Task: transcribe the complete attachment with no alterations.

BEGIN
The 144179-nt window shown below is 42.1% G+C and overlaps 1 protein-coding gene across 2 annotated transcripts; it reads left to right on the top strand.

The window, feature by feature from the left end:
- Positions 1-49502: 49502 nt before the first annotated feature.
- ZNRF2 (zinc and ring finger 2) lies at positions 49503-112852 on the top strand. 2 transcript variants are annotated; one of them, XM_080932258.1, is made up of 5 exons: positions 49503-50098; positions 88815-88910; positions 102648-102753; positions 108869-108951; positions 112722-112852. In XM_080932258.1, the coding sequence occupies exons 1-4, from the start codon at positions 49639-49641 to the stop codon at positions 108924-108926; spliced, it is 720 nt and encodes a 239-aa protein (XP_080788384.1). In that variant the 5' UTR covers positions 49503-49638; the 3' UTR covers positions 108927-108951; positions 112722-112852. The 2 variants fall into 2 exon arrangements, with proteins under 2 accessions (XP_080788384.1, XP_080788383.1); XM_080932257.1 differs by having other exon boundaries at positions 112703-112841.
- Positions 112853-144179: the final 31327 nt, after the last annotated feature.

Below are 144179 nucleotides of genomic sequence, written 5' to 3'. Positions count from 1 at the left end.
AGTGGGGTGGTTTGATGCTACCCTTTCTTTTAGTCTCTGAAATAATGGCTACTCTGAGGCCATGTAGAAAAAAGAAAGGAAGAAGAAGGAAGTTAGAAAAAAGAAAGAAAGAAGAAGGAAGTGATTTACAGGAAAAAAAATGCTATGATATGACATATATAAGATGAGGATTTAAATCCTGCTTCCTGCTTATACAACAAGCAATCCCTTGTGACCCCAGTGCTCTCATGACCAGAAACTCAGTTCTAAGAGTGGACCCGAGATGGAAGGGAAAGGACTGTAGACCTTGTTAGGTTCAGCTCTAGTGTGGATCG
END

The 144179-nt window shown below is 42.1% G+C and overlaps 1 protein-coding gene across 2 annotated transcripts; it reads left to right on the top strand.

The window, feature by feature from the left end:
- Positions 1-49502: 49502 nt before the first annotated feature.
- ZNRF2 (zinc and ring finger 2) lies at positions 49503-112852 on the top strand. 2 transcript variants are annotated; one of them, XM_080932258.1, is made up of 5 exons: positions 49503-50098; positions 88815-88910; positions 102648-102753; positions 108869-108951; positions 112722-112852. In XM_080932258.1, the coding sequence occupies exons 1-4, from the start codon at positions 49639-49641 to the stop codon at positions 108924-108926; spliced, it is 720 nt and encodes a 239-aa protein (XP_080788384.1). In that variant the 5' UTR covers positions 49503-49638; the 3' UTR covers positions 108927-108951; positions 112722-112852. The 2 variants fall into 2 exon arrangements, with proteins under 2 accessions (XP_080788384.1, XP_080788383.1); XM_080932257.1 differs by having other exon boundaries at positions 112703-112841.
- Positions 112853-144179: the final 31327 nt, after the last annotated feature.

Below are 144179 nucleotides of genomic sequence, written 5' to 3'. Positions count from 1 at the left end.
AGTGGGGTGGTTTGATGCTACCCTTTCTTTTAGTCTCTGAAATAATGGCTACTCTGAGGCCATGTAGAAAAAAGAAAGGAAGAAGAAGGAAGTTAGAAAAAAGAAAGAAAGAAGAAGGAAGTGATTTACAGGAAAAAAAATGCTATGATATGACATATATAAGATGAGGATTTAAATCCTGCTTCCTGCTTATACAACAAGCAATCCCTTGTGACCCCAGTGCTCTCATGACCAGAAACTCAGTTCTAAGAGTGGACCCGAGATGGAAGGGAAAGGACTGTAGACCTTGTTAGGTTCAGCTCTAGTGTGGATCG